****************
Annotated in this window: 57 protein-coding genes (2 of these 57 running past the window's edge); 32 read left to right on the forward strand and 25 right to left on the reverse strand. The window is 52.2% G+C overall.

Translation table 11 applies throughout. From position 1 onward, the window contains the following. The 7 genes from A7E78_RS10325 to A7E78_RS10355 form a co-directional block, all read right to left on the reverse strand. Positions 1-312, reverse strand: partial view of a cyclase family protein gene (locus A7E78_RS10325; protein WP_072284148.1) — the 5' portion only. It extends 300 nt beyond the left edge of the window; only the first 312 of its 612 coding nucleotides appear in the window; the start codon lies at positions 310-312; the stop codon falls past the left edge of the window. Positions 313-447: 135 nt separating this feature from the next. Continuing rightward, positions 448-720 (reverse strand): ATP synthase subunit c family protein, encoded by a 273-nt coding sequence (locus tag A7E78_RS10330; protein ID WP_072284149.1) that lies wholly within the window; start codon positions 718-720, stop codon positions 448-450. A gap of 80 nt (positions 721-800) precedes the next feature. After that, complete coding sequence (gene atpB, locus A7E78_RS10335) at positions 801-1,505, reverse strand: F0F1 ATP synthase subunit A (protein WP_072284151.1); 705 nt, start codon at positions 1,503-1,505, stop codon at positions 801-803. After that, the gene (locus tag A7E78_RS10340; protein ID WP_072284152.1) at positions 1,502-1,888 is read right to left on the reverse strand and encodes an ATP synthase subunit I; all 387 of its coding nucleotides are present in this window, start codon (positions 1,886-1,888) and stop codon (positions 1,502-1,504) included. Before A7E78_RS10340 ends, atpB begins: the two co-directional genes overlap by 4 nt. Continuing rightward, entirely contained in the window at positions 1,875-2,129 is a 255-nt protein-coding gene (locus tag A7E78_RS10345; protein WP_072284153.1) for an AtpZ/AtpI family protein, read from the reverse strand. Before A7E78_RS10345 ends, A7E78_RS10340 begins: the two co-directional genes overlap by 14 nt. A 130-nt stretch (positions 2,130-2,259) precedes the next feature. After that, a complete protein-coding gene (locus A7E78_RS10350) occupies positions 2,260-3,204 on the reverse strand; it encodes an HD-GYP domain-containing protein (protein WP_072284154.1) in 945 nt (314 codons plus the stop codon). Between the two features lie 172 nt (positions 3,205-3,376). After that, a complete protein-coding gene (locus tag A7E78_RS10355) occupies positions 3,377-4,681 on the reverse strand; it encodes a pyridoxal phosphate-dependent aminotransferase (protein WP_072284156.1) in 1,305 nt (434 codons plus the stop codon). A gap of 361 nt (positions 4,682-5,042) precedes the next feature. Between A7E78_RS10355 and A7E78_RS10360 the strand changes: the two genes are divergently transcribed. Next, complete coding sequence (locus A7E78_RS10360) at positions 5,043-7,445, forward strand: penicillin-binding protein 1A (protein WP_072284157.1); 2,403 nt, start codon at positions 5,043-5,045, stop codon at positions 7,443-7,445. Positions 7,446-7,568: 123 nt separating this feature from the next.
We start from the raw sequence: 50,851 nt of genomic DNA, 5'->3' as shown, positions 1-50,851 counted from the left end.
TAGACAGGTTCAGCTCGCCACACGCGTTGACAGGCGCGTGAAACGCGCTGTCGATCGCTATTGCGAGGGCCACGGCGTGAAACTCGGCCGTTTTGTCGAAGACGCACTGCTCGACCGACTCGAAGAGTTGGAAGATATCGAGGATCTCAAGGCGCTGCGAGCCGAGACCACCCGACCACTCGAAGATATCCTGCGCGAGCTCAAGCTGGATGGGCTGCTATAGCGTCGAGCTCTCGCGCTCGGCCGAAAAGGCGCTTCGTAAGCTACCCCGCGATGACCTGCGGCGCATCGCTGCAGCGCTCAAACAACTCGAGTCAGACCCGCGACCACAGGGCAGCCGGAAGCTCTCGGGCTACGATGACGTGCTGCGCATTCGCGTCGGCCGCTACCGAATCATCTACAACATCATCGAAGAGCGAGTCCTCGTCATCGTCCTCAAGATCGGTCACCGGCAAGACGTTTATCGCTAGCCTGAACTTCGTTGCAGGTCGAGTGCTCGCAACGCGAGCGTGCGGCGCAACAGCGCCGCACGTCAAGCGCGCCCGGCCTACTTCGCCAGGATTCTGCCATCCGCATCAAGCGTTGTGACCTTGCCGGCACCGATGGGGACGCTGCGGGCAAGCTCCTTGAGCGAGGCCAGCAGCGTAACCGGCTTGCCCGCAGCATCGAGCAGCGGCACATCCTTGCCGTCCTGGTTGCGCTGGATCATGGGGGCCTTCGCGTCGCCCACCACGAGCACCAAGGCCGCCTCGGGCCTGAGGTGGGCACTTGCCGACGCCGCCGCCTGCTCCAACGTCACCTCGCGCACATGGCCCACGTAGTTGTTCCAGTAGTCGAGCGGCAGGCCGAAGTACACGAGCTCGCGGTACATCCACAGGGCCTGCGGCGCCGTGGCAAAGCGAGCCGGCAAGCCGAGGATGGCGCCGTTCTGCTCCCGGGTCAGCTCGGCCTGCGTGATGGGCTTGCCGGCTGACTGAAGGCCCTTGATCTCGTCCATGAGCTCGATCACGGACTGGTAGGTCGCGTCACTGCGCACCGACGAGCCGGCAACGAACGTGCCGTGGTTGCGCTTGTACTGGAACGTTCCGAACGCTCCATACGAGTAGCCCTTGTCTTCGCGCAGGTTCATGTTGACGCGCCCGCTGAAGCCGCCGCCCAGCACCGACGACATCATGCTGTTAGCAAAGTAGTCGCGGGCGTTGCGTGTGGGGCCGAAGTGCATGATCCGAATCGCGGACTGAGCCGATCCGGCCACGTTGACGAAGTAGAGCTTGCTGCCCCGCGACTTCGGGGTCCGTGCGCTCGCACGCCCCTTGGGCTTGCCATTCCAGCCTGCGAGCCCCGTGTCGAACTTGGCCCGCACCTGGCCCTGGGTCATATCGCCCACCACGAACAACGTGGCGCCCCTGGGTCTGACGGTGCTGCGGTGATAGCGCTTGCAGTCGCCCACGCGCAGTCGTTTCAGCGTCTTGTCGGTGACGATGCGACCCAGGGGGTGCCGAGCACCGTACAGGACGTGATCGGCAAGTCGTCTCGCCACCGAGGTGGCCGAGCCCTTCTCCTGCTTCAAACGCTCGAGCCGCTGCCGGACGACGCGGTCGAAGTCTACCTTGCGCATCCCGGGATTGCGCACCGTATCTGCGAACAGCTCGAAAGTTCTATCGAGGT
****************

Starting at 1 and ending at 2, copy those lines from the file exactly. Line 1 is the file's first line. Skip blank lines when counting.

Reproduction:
Annotated in this window: 57 protein-coding genes (2 of these 57 running past the window's edge); 32 read left to right on the forward strand and 25 right to left on the reverse strand. The window is 52.2% G+C overall.

Translation table 11 applies throughout. From position 1 onward, the window contains the following. The 7 genes from A7E78_RS10325 to A7E78_RS10355 form a co-directional block, all read right to left on the reverse strand. Positions 1-312, reverse strand: partial view of a cyclase family protein gene (locus A7E78_RS10325; protein WP_072284148.1) — the 5' portion only. It extends 300 nt beyond the left edge of the window; only the first 312 of its 612 coding nucleotides appear in the window; the start codon lies at positions 310-312; the stop codon falls past the left edge of the window. Positions 313-447: 135 nt separating this feature from the next. Continuing rightward, positions 448-720 (reverse strand): ATP synthase subunit c family protein, encoded by a 273-nt coding sequence (locus tag A7E78_RS10330; protein ID WP_072284149.1) that lies wholly within the window; start codon positions 718-720, stop codon positions 448-450. A gap of 80 nt (positions 721-800) precedes the next feature. After that, complete coding sequence (gene atpB, locus A7E78_RS10335) at positions 801-1,505, reverse strand: F0F1 ATP synthase subunit A (protein WP_072284151.1); 705 nt, start codon at positions 1,503-1,505, stop codon at positions 801-803. After that, the gene (locus tag A7E78_RS10340; protein ID WP_072284152.1) at positions 1,502-1,888 is read right to left on the reverse strand and encodes an ATP synthase subunit I; all 387 of its coding nucleotides are present in this window, start codon (positions 1,886-1,888) and stop codon (positions 1,502-1,504) included. Before A7E78_RS10340 ends, atpB begins: the two co-directional genes overlap by 4 nt. Continuing rightward, entirely contained in the window at positions 1,875-2,129 is a 255-nt protein-coding gene (locus tag A7E78_RS10345; protein WP_072284153.1) for an AtpZ/AtpI family protein, read from the reverse strand. Before A7E78_RS10345 ends, A7E78_RS10340 begins: the two co-directional genes overlap by 14 nt. A 130-nt stretch (positions 2,130-2,259) precedes the next feature. After that, a complete protein-coding gene (locus A7E78_RS10350) occupies positions 2,260-3,204 on the reverse strand; it encodes an HD-GYP domain-containing protein (protein WP_072284154.1) in 945 nt (314 codons plus the stop codon). Between the two features lie 172 nt (positions 3,205-3,376). After that, a complete protein-coding gene (locus tag A7E78_RS10355) occupies positions 3,377-4,681 on the reverse strand; it encodes a pyridoxal phosphate-dependent aminotransferase (protein WP_072284156.1) in 1,305 nt (434 codons plus the stop codon). A gap of 361 nt (positions 4,682-5,042) precedes the next feature. Between A7E78_RS10355 and A7E78_RS10360 the strand changes: the two genes are divergently transcribed. Next, complete coding sequence (locus A7E78_RS10360) at positions 5,043-7,445, forward strand: penicillin-binding protein 1A (protein WP_072284157.1); 2,403 nt, start codon at positions 5,043-5,045, stop codon at positions 7,443-7,445. Positions 7,446-7,568: 123 nt separating this feature from the next.